A first-timer enters the let’s rewrite Lolita sweepstakes—and, hands down, doesn’t win.
Names have been changed to protect the guilty, so Lolita becomes Molly Liddell, Humbert Humbert is Richard Richard (Dick
Dick), and the actor Quilty (with whom the real Lolita runs away from Humbert) becomes, with piercing originality, William
Tennessee. As did Pia Pena in the recent Lo, Jones draws on her verbally gifted nymphet’s diaries, using these to let Molly tell
her own tale. The diary-story begins in 1946, when, aged 11 and under the wing of her bombshell mother, Molly is plucked up
from hometown Charleston, Illinois, and swept off to Ithaca, New York; it continues (after bombshell mother’s mysterious death)
through the familiar Dick Dick years of sex and abuse; and then ventures farther, to a post-Dick Dick marriage, pregnancy, and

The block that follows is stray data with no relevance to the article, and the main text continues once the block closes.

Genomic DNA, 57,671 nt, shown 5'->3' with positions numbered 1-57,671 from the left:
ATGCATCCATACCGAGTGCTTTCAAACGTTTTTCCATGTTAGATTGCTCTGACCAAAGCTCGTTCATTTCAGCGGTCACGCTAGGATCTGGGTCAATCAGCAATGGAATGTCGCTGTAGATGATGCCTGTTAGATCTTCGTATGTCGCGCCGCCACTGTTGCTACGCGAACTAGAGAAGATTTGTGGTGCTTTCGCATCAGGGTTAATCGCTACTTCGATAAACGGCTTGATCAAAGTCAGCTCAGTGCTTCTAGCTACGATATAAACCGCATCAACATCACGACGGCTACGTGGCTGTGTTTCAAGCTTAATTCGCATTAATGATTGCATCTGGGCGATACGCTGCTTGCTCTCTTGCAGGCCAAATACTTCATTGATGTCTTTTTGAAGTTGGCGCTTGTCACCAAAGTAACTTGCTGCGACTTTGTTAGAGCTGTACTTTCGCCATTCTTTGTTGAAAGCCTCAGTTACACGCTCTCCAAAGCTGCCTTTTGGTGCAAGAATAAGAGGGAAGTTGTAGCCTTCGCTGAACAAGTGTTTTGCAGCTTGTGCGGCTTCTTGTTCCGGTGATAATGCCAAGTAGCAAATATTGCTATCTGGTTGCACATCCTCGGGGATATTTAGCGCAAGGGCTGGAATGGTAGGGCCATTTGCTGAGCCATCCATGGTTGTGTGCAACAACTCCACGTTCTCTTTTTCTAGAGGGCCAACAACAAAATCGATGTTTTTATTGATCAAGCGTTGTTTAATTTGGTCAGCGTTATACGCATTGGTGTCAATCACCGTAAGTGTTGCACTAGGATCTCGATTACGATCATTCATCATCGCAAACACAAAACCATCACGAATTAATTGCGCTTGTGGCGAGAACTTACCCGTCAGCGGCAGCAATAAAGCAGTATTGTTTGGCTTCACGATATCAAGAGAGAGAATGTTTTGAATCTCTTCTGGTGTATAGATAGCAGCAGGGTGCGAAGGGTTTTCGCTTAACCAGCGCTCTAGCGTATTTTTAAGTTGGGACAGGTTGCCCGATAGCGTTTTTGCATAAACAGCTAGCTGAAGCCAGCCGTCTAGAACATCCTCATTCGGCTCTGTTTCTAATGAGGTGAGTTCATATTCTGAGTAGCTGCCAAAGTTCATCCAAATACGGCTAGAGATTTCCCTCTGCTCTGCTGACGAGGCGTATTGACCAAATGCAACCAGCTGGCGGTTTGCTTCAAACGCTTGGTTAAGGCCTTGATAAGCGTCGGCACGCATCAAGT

(though not diarized) death through childbirth at the ripe old age of 17. Jones’s contribution to the Nabokov ersatz-canon seems
to be the arousing of sympathy for the abused Molly, and accordingly she frames "her" novel in the words of Betsy Thurmont,
Molly’s best and earliest friend back in Charleston. Betsy is capable of dampening the flight of almost any book if only through
her skills in melodrama (("How could I have known that our youthful longing, so strong at times it singed our skin, would lead
to Molly’s ruin . . . . ?") and transparently non-Nabokovian overwriting ("When we danced, we melted into a luminous being
that outshone the sun. The floor beneath us vibrated, and I could feel the molecules of oxygen and carbon dioxide careening and
colliding . . . . "). By the end—decades after her graduation from Harvard law—Betsy will find love, still indebted to the spirt
of her old friend ("Molly . . . had a radioactive half-life that continued to burn inside me").
A pathway of good intentions.